David Bourget (Western Ontario)
David Chalmers (ANU, NYU)
Rafael De Clercq
Ezio Di Nucci
Jack Alan Reynolds
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Argumentation 16 (1):111-133 (2002)
Legal argumentation, like argumentation generally, occurs against a background of shared understanding and competence. This view, inspired by Kuhn's understanding of scientific reasoning, is in stark contrast to more traditional ârule-followingâ accounts of legal argumentation. Below I consider reasons to reject the more traditional view of legal reasoning in favor of a roughly Kuhnian account of legal reasoning and conclude by raising skeptical questions about the cogency of legal reasoning when the tacitly accepted background conditions that make it possible are not critically examined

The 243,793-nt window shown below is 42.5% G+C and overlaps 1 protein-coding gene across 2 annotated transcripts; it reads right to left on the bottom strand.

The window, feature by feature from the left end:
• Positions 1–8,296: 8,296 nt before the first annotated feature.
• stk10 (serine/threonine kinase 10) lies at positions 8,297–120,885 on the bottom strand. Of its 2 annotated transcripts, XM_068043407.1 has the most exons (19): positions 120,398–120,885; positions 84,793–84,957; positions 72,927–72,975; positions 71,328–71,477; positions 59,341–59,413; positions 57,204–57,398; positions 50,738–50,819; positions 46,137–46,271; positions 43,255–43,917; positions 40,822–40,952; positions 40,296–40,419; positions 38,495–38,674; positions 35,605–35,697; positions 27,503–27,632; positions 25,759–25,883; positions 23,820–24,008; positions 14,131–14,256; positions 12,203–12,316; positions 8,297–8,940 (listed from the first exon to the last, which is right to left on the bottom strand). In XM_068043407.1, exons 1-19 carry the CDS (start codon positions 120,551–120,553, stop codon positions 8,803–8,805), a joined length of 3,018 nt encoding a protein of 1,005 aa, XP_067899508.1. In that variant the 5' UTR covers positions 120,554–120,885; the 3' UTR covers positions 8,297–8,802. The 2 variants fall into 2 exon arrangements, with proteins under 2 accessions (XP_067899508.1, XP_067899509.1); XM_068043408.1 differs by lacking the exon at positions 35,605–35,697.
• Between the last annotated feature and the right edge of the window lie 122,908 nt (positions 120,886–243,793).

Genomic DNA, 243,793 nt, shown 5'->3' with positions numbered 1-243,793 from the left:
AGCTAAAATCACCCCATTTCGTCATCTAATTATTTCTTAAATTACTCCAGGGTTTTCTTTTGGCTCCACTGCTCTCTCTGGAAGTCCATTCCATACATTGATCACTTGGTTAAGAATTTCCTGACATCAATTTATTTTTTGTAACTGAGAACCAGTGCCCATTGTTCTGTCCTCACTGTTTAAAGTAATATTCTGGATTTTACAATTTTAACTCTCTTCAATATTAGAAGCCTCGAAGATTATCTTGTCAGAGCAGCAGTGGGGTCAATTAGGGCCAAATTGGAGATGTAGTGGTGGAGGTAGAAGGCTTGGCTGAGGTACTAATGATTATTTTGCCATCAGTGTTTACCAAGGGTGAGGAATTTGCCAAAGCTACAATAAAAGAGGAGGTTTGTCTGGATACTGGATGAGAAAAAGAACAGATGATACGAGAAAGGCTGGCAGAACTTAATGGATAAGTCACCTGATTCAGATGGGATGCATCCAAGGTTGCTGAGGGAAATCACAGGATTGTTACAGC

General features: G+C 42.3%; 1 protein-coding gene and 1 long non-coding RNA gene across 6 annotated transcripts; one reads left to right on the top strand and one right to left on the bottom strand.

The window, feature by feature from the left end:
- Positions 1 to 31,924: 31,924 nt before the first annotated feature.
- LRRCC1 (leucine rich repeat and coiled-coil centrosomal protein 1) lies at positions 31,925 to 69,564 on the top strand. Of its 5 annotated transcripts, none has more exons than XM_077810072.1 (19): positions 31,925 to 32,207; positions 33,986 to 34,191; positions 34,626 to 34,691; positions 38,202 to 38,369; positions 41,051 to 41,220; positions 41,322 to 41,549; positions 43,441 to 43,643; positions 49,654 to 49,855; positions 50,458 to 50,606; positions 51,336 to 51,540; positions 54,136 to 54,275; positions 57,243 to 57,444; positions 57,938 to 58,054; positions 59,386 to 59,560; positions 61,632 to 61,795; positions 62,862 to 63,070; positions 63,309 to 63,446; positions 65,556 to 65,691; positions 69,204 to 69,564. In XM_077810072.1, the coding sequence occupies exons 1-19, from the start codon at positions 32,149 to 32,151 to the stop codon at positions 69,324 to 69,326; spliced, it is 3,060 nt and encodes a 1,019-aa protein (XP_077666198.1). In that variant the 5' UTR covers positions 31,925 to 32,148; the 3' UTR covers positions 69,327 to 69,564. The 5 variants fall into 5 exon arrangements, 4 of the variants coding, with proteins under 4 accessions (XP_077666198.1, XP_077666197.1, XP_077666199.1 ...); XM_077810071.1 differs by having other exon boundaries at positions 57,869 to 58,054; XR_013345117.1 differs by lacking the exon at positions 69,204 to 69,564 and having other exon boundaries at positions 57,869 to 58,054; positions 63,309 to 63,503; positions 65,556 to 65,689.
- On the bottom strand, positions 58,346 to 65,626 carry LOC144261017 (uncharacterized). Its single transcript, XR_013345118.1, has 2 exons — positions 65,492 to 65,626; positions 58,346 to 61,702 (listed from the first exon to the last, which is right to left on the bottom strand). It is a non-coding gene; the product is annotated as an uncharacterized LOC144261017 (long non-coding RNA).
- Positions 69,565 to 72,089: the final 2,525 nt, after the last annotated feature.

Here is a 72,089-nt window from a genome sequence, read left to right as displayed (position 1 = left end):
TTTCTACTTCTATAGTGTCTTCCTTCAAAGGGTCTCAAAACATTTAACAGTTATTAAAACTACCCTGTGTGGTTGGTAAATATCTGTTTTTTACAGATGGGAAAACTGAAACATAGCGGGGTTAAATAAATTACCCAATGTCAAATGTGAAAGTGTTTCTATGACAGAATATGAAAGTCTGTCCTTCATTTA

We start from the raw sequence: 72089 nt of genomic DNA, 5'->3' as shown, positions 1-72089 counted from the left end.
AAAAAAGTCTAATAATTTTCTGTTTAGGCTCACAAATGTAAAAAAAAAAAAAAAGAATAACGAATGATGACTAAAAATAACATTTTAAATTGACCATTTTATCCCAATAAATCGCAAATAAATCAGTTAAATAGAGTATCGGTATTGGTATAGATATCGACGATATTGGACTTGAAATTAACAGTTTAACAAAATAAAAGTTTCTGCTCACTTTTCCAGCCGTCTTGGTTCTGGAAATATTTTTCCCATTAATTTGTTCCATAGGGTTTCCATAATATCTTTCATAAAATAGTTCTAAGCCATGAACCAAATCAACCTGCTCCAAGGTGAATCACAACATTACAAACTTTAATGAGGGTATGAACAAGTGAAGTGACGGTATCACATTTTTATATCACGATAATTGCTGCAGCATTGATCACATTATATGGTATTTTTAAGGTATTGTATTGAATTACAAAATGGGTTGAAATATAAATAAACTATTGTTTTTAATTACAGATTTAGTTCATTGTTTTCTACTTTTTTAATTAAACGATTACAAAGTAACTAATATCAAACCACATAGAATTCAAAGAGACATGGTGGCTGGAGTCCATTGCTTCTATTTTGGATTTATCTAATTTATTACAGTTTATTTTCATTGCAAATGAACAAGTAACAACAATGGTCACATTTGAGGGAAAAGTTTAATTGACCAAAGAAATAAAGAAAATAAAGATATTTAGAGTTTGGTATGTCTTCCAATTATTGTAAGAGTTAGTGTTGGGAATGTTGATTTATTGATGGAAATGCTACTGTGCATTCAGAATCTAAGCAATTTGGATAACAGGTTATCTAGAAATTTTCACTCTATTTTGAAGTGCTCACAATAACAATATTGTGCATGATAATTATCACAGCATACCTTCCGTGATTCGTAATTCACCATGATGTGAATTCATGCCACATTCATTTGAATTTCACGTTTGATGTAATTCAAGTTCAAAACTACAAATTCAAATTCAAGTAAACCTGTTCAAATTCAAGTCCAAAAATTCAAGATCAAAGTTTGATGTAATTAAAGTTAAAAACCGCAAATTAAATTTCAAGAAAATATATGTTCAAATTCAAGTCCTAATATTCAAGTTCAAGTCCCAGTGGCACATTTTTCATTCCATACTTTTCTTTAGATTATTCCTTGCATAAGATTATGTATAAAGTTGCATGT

|Keywords||Brown v. Board of Education of Topeka, Kansas Bush v. Gore legal argumentation paradigm precedent rule following|
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